In a TikTok video, Selin Ozunaldim, a Club Leader of Girl Up Turkey, spoke on what consent is, “Saying yes or no is giving yourself autonomy over your body. It doesn’t make you a prude in any way. You don’t owe your partner anything. Consent means saying beyond just ‘yes’ or ‘no.’ It is communication.”
Bethel Kyeza, a Girl Up Leader and Coalition Leader of London, England, shared a fun acronym, “FRIES,” to help viewers remember the key elements of consent in her video.
“So, what does FRIES actually stand for? FRIES stands for: Freely given, Reversible, Informed, Enthusiastic, and Specific. This is a fun, easy, and clear way to help you remember what consent is and help you stay safe,” said Bethel.
You can watch all of the campaign’s videos on YouTube using ‘#bodyofknowledge’ to learn more about consent, self-care, mental health, menstrual health, sexual health and more.
WOW Young Women Leaders’ Directory
Girl Up teamed up with WOW for their Convening of Young Leaders sessions on International Day of the Girl. The sessions were focused on strengthening activism and giving opportunities to young leaders to hear from each other and be able to talk about their own leadership journeys. Mofiyin Onanuga, a Girl Up Teen Advisor and London Coalition Leader, and Joanne Lee, a Regional Girl Up Leader, were chosen to participate in the event, networking and strategizing with future women leaders through the sessions.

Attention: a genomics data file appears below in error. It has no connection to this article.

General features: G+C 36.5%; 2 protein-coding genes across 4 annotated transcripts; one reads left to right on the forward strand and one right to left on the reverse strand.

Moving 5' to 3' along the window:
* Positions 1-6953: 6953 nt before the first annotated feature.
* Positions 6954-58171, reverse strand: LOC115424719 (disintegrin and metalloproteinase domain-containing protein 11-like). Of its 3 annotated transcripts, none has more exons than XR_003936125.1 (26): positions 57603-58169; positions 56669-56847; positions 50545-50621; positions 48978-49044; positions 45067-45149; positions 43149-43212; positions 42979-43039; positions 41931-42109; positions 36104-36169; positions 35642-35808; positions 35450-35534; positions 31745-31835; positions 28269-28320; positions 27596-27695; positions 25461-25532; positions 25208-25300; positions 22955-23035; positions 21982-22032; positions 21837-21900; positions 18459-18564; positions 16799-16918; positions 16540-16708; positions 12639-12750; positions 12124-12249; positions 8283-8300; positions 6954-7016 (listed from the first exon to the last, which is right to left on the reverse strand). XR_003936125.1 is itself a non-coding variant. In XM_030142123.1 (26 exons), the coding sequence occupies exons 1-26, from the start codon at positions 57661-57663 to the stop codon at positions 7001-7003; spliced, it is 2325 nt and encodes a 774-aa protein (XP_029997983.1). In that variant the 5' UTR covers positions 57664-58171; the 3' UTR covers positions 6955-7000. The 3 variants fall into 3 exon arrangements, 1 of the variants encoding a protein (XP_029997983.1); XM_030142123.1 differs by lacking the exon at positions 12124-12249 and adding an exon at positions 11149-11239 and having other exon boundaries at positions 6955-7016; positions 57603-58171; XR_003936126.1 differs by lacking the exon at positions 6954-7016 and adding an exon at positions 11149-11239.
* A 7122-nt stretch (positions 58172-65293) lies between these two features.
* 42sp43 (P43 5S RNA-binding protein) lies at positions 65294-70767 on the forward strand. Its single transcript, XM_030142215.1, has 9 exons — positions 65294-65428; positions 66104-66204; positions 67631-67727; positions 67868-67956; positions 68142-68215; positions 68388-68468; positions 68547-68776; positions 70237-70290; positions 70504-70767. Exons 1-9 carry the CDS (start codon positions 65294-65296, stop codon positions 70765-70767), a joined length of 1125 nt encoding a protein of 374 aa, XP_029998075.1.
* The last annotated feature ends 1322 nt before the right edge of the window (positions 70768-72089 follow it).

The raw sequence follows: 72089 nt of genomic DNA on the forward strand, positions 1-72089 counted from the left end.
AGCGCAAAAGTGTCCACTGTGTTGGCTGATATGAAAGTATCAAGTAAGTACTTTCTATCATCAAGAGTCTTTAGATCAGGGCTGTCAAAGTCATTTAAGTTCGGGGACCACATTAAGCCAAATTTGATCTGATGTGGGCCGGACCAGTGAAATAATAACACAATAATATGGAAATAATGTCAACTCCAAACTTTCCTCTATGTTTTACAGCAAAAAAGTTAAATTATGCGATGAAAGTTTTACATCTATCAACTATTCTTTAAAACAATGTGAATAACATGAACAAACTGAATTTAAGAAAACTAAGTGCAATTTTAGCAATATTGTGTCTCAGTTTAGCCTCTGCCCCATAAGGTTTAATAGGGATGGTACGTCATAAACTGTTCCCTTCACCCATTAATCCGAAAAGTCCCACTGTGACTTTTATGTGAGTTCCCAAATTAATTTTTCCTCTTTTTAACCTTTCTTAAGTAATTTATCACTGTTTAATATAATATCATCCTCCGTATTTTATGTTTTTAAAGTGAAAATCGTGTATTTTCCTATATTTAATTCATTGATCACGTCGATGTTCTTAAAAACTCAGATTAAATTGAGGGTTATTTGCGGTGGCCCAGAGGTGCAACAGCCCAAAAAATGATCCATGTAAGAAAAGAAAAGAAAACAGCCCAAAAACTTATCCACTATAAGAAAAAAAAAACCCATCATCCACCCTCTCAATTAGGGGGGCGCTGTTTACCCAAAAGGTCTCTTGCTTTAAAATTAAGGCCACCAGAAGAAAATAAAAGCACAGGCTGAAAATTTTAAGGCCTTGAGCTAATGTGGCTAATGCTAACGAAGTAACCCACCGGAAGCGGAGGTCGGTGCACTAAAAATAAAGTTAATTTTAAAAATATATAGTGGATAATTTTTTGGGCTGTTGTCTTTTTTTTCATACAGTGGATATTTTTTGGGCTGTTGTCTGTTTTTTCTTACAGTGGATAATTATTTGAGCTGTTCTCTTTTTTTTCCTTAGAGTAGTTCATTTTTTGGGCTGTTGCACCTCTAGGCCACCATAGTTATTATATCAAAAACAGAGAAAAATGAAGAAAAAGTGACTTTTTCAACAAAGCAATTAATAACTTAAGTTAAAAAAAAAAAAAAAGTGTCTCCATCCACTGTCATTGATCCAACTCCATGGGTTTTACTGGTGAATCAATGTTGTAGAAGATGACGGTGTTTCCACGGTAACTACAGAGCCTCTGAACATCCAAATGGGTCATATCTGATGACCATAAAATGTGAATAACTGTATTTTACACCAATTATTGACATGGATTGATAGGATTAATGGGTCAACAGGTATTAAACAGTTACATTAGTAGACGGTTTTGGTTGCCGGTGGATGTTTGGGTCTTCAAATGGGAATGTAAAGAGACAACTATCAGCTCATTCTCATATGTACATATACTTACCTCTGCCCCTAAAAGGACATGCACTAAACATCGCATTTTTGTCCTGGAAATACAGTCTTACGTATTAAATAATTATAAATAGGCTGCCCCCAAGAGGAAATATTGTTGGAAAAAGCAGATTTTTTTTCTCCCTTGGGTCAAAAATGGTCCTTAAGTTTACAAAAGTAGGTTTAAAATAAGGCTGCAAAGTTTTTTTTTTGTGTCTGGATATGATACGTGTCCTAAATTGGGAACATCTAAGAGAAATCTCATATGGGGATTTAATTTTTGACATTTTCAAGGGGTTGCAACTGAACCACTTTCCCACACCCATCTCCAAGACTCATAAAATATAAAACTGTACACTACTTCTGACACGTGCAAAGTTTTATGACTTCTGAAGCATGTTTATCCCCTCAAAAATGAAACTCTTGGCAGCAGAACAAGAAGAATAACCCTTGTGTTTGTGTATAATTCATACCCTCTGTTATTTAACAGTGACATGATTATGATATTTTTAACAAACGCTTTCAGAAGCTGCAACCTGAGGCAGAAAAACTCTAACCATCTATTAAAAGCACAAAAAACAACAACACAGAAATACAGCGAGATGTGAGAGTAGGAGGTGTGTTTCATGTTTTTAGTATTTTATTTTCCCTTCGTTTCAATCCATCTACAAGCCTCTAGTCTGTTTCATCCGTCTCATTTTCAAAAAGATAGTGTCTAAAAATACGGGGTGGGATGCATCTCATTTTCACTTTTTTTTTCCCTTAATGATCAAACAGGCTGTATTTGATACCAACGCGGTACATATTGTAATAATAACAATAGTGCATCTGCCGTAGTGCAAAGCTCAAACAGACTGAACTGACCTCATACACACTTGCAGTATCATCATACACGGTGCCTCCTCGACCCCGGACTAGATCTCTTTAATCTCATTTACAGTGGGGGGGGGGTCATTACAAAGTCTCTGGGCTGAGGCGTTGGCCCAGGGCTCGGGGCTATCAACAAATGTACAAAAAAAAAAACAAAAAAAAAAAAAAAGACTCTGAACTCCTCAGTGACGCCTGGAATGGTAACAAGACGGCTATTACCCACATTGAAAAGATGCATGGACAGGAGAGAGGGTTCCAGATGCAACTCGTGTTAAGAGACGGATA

All of the young leaders who participated were girls and non-binary youth leaders working to change the world across issues like social justice, LGBTIQAI+ rights, climate action, education activism, disability rights, and gender equality. While the event was private, learn more about all of the participants by checking out WOW’s Young Women Leaders’ Directory here!